Retaining an accountant or CPA as an expert to review the accuracy of the loan general ledger is recommended, and could cost you as little as $500, yet that expert report might stop a foreclosure summary judgment on its own.

The third evidentiary requirement (a notice of default), discussed on several past shows, is often overlooked by borrowers, despite the fact that if a proper notice of default is not placed in evidence there can be no summary judgment and no foreclosure.

Foreclosing plaintiffs must prove that a proper notice of monthly payment default was served on a borrower defendant in a foreclosure action.

Such proof, often by more than more presumption, requires actual evidence that a proper default notice was sent on a given date, that it was received, and that its contents was consistent with the contractual requirements of the mortgage not including more than monthly payment arrearages and late fees, and including a properly timed right to cure, and accurate, usually such contractual requirements being found in Paragraphs 22 or 23 of the standard Fannie Mae and Freddie Mac universally utilized mortgage forms.

Interrogatories should therefore be served asking when, where, and by whom and on whose behalf were default notices prepared and sent and received, and what the content of those default notices was, whereas a borrower’s declaration of non-receipt is generally sufficient to prevent summary judgment as well as to prevail at trial.

And again, combined with such interrogatories should be a request for production of all documents that support the answer.

The fact that rarely are such purported notices sent by certified mail, return receipt requested, increases a foreclosing plaintiff’s burden of proof, disadvantaged also by the lack of adequate records as well as contradictory default notices available from prior loan servicers, who may for instance have sent a default notice moreover to the wrong address or on behalf of the wrong noteholder.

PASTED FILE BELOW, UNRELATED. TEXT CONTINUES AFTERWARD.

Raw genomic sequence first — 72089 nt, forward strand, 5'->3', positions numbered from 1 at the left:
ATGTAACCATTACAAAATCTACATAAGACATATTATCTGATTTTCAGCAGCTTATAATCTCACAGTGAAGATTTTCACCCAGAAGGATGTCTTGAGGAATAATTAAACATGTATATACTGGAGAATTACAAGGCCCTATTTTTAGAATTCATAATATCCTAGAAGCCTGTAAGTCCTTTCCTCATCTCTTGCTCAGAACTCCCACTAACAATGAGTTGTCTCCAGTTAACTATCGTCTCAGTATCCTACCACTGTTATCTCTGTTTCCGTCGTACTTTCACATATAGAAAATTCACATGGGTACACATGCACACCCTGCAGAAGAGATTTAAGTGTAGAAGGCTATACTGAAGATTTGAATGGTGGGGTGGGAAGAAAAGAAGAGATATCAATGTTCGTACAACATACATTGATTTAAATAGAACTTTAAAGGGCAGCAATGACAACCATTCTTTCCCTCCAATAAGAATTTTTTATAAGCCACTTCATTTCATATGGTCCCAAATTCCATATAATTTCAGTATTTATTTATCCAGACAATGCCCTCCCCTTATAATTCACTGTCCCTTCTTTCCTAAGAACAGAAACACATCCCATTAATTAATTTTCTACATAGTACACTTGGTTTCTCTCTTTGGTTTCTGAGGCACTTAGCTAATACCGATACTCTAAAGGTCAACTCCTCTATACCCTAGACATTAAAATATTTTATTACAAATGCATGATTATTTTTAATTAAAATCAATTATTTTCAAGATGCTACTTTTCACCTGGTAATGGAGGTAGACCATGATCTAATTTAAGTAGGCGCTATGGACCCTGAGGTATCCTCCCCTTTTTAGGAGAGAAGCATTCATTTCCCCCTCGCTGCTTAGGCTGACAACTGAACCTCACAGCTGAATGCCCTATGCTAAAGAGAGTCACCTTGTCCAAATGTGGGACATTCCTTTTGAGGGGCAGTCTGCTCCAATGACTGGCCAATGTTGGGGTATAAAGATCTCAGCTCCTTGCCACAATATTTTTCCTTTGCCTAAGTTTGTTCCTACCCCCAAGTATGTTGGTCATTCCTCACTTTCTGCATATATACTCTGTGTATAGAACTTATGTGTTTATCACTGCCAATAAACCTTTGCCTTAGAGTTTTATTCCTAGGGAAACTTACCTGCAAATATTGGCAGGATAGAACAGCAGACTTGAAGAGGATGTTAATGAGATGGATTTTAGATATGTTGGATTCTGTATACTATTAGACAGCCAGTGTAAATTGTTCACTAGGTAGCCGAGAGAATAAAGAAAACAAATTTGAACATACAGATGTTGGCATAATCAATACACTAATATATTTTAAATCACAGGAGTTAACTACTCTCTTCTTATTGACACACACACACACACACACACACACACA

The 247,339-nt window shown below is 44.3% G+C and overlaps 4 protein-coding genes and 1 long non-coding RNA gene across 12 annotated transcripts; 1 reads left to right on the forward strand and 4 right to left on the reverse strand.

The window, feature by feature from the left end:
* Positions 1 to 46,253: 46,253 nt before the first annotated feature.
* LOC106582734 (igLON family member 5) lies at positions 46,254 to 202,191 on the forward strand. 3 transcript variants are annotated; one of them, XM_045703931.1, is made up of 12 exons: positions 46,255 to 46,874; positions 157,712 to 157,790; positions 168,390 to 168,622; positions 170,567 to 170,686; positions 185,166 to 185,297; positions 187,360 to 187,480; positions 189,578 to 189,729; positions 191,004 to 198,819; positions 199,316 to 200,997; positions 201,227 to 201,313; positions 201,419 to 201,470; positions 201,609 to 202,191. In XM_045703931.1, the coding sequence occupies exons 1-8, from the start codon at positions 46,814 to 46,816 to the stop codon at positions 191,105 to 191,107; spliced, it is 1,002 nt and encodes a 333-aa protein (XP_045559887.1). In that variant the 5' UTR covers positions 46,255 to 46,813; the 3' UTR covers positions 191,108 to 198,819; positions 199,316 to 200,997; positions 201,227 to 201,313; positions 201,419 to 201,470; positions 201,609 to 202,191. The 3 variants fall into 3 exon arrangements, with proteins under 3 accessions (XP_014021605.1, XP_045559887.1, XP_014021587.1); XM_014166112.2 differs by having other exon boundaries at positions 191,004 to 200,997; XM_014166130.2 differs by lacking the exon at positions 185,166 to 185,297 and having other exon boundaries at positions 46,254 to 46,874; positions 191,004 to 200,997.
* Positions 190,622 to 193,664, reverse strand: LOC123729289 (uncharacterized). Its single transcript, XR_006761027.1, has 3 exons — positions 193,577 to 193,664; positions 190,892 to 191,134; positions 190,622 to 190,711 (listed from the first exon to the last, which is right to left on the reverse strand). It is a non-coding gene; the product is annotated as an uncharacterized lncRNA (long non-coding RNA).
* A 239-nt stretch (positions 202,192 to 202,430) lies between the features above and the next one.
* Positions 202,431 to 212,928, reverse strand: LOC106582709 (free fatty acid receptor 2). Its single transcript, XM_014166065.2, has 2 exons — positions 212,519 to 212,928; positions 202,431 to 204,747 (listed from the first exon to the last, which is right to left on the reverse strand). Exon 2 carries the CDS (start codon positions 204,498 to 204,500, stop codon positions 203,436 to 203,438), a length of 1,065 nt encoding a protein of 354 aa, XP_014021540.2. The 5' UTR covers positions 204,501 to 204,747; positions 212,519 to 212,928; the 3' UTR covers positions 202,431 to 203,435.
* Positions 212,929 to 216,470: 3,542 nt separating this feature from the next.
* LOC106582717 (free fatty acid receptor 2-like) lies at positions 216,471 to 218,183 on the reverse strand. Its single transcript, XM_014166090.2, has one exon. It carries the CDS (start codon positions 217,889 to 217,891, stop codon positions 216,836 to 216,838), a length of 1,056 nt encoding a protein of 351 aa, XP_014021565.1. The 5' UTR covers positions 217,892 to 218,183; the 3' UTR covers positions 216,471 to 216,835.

The fourth evidentiary requirement (standing to foreclosure), also discussed on past shows, has become the most lethal evidentiary weapon presently to defeat foreclosures today brought by securitized trustees whose paperwork is normally shoddy.

Such interrogatories should ask for a full description of the chain of ownership and possession of each promissory note and each mortgage and each note transfer and each mortgage assignment, when, where, and by whom, and the production of copies of each, identified by date and preparer, and documentary evidence of proof of each monetary payment for each transaction including the form of payment, the amount of payment, the payor and the payee, and where the transaction occurred. Follow the money!

In the case of securitized trusts, requests for date and time of deposit of notes and mortgages into the securitized trust by who whom specifically should be questioned, together with the production of transfer and receipt documents proving that such a deposit actually occurred, for otherwise the trustee has no standing to foreclose.

It is essential moreover that a borrower specifically request the production and inspection of the original “wet ink” promissory note, which most securitized trusts do not have and will recreate for a foreclosure case.

Due to the advances in photoshop technology, handwriting analysis has become an outmoded expertise. Consider hiring someone with the computer analyst credentials of a Dr. Kelley who has been on several of our past shows.

On today’s show we will explore in detail, time permitting, each such combined discovery request based on personal case experiences, as well as the timing strategies of when and when not to serve such discovery requests.

Finally, listeners are reminded that you still need to examine the evidentiary likes and dislikes of your individual jurisdiction and your individual judge, notwithstanding the law or common sense, as lawyering today, in the foreclosure field especially, takes place in state and federal judicial systems that too often resemble individual feudal fiefdoms.

There is no better research tool than using Lexis or Westlaw to review the foreclosure decisions if available of your individual judge.

Gary Dubin

Host: Gary Dubin Co-Host: John Waihee